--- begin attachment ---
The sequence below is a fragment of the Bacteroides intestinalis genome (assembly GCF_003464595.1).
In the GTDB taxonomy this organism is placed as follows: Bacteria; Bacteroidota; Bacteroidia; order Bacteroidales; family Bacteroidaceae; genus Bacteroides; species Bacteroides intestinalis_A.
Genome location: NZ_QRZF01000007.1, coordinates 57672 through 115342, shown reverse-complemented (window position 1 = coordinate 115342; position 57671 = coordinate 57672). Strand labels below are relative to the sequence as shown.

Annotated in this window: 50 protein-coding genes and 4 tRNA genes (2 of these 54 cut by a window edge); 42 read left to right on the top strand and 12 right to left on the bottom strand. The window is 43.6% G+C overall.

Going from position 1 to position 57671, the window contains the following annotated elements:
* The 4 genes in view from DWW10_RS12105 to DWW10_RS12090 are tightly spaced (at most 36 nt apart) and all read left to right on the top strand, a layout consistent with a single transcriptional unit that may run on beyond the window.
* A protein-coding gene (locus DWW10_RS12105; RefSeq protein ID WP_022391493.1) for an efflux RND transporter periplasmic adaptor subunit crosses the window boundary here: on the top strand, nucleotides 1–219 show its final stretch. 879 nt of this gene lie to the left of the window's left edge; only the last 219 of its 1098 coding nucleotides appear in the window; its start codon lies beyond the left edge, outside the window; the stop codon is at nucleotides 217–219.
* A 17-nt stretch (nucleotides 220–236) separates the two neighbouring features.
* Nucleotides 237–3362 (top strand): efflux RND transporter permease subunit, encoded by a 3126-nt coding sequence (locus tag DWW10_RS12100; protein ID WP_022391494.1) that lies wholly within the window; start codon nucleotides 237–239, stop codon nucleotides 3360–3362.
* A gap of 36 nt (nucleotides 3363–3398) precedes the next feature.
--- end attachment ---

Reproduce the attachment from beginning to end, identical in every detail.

The sequence below is a fragment of the Bacteroides intestinalis genome (assembly GCF_003464595.1).
In the GTDB taxonomy this organism is placed as follows: Bacteria; Bacteroidota; Bacteroidia; order Bacteroidales; family Bacteroidaceae; genus Bacteroides; species Bacteroides intestinalis_A.
Genome location: NZ_QRZF01000007.1, coordinates 57672 through 115342, shown reverse-complemented (window position 1 = coordinate 115342; position 57671 = coordinate 57672). Strand labels below are relative to the sequence as shown.

Annotated in this window: 50 protein-coding genes and 4 tRNA genes (2 of these 54 cut by a window edge); 42 read left to right on the top strand and 12 right to left on the bottom strand. The window is 43.6% G+C overall.

Going from position 1 to position 57671, the window contains the following annotated elements:
* The 4 genes in view from DWW10_RS12105 to DWW10_RS12090 are tightly spaced (at most 36 nt apart) and all read left to right on the top strand, a layout consistent with a single transcriptional unit that may run on beyond the window.
* A protein-coding gene (locus DWW10_RS12105; RefSeq protein ID WP_022391493.1) for an efflux RND transporter periplasmic adaptor subunit crosses the window boundary here: on the top strand, nucleotides 1–219 show its final stretch. 879 nt of this gene lie to the left of the window's left edge; only the last 219 of its 1098 coding nucleotides appear in the window; its start codon lies beyond the left edge, outside the window; the stop codon is at nucleotides 217–219.
* A 17-nt stretch (nucleotides 220–236) separates the two neighbouring features.
* Nucleotides 237–3362 (top strand): efflux RND transporter permease subunit, encoded by a 3126-nt coding sequence (locus tag DWW10_RS12100; protein ID WP_022391494.1) that lies wholly within the window; start codon nucleotides 237–239, stop codon nucleotides 3360–3362.
* A gap of 36 nt (nucleotides 3363–3398) precedes the next feature.